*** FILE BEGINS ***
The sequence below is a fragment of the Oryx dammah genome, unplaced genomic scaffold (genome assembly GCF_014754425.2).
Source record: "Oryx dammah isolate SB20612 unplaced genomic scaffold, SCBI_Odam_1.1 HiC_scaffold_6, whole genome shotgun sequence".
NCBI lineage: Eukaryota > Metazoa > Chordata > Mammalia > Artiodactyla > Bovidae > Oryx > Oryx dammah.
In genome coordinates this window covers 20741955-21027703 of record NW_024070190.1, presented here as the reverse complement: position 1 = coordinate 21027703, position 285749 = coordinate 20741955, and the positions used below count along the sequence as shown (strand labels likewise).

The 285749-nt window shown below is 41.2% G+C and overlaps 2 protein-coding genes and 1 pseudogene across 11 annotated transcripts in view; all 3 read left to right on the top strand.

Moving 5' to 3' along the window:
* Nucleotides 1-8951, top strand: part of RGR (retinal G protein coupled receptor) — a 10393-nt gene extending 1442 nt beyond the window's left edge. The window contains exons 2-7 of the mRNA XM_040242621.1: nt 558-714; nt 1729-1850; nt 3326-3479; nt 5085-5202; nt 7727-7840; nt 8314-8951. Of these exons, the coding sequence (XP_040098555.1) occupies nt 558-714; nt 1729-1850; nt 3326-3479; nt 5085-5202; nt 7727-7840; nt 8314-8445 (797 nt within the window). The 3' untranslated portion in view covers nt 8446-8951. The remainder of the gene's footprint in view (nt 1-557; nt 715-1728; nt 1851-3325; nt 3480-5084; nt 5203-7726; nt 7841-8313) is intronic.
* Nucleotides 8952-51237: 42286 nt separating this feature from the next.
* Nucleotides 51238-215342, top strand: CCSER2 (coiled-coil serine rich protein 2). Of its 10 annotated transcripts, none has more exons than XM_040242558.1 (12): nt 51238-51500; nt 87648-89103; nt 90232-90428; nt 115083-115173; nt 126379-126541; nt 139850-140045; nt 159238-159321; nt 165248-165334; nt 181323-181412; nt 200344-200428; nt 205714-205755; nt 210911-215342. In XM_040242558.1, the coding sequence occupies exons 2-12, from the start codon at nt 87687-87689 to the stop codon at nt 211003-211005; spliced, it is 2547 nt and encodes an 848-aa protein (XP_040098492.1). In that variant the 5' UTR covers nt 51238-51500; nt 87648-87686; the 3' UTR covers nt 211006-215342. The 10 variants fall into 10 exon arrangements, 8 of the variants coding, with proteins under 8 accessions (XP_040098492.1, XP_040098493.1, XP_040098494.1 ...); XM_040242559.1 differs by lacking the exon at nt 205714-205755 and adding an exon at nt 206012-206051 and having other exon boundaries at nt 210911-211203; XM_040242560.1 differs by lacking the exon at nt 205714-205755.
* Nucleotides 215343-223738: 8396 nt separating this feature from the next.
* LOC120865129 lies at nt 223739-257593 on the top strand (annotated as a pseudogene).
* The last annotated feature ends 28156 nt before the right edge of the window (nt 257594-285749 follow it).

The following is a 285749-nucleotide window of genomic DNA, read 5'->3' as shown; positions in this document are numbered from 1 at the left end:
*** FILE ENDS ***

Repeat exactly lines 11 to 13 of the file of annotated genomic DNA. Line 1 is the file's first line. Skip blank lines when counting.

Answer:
* LOC120865129 lies at nt 223739-257593 on the top strand (annotated as a pseudogene).
* The last annotated feature ends 28156 nt before the right edge of the window (nt 257594-285749 follow it).

The following is a 285749-nucleotide window of genomic DNA, read 5'->3' as shown; positions in this document are numbered from 1 at the left end: